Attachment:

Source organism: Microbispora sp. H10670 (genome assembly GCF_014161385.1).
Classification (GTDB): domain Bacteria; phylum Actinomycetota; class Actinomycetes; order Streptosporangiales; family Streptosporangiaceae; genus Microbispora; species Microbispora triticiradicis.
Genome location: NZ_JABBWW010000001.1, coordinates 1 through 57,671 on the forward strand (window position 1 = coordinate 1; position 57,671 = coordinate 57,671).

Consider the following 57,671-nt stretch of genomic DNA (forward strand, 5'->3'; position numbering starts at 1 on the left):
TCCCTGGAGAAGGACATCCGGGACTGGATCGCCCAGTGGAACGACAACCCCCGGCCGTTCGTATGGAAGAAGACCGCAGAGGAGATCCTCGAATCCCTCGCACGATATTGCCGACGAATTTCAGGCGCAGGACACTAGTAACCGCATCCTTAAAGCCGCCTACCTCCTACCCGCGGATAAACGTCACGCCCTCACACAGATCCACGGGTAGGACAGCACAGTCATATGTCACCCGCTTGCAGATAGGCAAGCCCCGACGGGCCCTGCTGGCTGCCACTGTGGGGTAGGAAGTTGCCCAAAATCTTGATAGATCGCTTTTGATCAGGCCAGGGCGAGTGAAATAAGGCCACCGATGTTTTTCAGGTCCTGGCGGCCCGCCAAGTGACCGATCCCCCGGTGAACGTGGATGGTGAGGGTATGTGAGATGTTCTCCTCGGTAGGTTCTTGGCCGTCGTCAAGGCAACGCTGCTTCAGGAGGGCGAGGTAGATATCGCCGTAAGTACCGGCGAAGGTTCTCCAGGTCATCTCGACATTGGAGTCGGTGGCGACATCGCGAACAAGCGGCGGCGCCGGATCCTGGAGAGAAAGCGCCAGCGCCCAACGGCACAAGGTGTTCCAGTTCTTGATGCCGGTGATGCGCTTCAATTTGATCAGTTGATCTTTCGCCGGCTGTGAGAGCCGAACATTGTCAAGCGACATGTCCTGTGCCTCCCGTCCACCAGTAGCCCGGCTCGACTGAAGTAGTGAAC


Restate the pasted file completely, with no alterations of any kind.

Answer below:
Source organism: Microbispora sp. H10670 (genome assembly GCF_014161385.1).
Classification (GTDB): domain Bacteria; phylum Actinomycetota; class Actinomycetes; order Streptosporangiales; family Streptosporangiaceae; genus Microbispora; species Microbispora triticiradicis.
Genome location: NZ_JABBWW010000001.1, coordinates 1 through 57,671 on the forward strand (window position 1 = coordinate 1; position 57,671 = coordinate 57,671).

Consider the following 57,671-nt stretch of genomic DNA (forward strand, 5'->3'; position numbering starts at 1 on the left):
TCCCTGGAGAAGGACATCCGGGACTGGATCGCCCAGTGGAACGACAACCCCCGGCCGTTCGTATGGAAGAAGACCGCAGAGGAGATCCTCGAATCCCTCGCACGATATTGCCGACGAATTTCAGGCGCAGGACACTAGTAACCGCATCCTTAAAGCCGCCTACCTCCTACCCGCGGATAAACGTCACGCCCTCACACAGATCCACGGGTAGGACAGCACAGTCATATGTCACCCGCTTGCAGATAGGCAAGCCCCGACGGGCCCTGCTGGCTGCCACTGTGGGGTAGGAAGTTGCCCAAAATCTTGATAGATCGCTTTTGATCAGGCCAGGGCGAGTGAAATAAGGCCACCGATGTTTTTCAGGTCCTGGCGGCCCGCCAAGTGACCGATCCCCCGGTGAACGTGGATGGTGAGGGTATGTGAGATGTTCTCCTCGGTAGGTTCTTGGCCGTCGTCAAGGCAACGCTGCTTCAGGAGGGCGAGGTAGATATCGCCGTAAGTACCGGCGAAGGTTCTCCAGGTCATCTCGACATTGGAGTCGGTGGCGACATCGCGAACAAGCGGCGGCGCCGGATCCTGGAGAGAAAGCGCCAGCGCCCAACGGCACAAGGTGTTCCAGTTCTTGATGCCGGTGATGCGCTTCAATTTGATCAGTTGATCTTTCGCCGGCTGTGAGAGCCGAACATTGTCAAGCGACATGTCCTGTGCCTCCCGTCCACCAGTAGCCCGGCTCGACTGAAGTAGTGAAC